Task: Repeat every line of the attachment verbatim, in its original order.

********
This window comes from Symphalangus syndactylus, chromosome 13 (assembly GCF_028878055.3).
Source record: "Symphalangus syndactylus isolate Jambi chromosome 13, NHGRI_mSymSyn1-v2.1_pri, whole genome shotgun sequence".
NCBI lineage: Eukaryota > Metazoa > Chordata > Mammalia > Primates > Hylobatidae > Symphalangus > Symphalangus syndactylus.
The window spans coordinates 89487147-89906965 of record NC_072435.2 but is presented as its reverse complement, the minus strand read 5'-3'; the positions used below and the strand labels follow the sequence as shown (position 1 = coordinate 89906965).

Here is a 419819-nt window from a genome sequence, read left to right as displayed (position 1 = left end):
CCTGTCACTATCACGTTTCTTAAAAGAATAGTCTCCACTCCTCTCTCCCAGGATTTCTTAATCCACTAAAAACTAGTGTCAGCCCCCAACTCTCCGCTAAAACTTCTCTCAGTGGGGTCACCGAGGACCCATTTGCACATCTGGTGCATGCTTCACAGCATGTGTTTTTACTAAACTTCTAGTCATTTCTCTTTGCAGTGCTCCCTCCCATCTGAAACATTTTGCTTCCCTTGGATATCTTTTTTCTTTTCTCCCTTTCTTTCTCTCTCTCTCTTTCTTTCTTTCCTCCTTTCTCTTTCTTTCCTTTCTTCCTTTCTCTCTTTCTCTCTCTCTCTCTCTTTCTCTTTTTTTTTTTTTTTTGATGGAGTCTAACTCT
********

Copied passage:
This window comes from Symphalangus syndactylus, chromosome 13 (assembly GCF_028878055.3).
Source record: "Symphalangus syndactylus isolate Jambi chromosome 13, NHGRI_mSymSyn1-v2.1_pri, whole genome shotgun sequence".
NCBI lineage: Eukaryota > Metazoa > Chordata > Mammalia > Primates > Hylobatidae > Symphalangus > Symphalangus syndactylus.
The window spans coordinates 89487147-89906965 of record NC_072435.2 but is presented as its reverse complement, the minus strand read 5'-3'; the positions used below and the strand labels follow the sequence as shown (position 1 = coordinate 89906965).

Here is a 419819-nt window from a genome sequence, read left to right as displayed (position 1 = left end):
CCTGTCACTATCACGTTTCTTAAAAGAATAGTCTCCACTCCTCTCTCCCAGGATTTCTTAATCCACTAAAAACTAGTGTCAGCCCCCAACTCTCCGCTAAAACTTCTCTCAGTGGGGTCACCGAGGACCCATTTGCACATCTGGTGCATGCTTCACAGCATGTGTTTTTACTAAACTTCTAGTCATTTCTCTTTGCAGTGCTCCCTCCCATCTGAAACATTTTGCTTCCCTTGGATATCTTTTTTCTTTTCTCCCTTTCTTTCTCTCTCTCTCTTTCTTTCTTTCCTCCTTTCTCTTTCTTTCCTTTCTTCCTTTCTCTCTTTCTCTCTCTCTCTCTCTTTCTCTTTTTTTTTTTTTTTTGATGGAGTCTAACTCT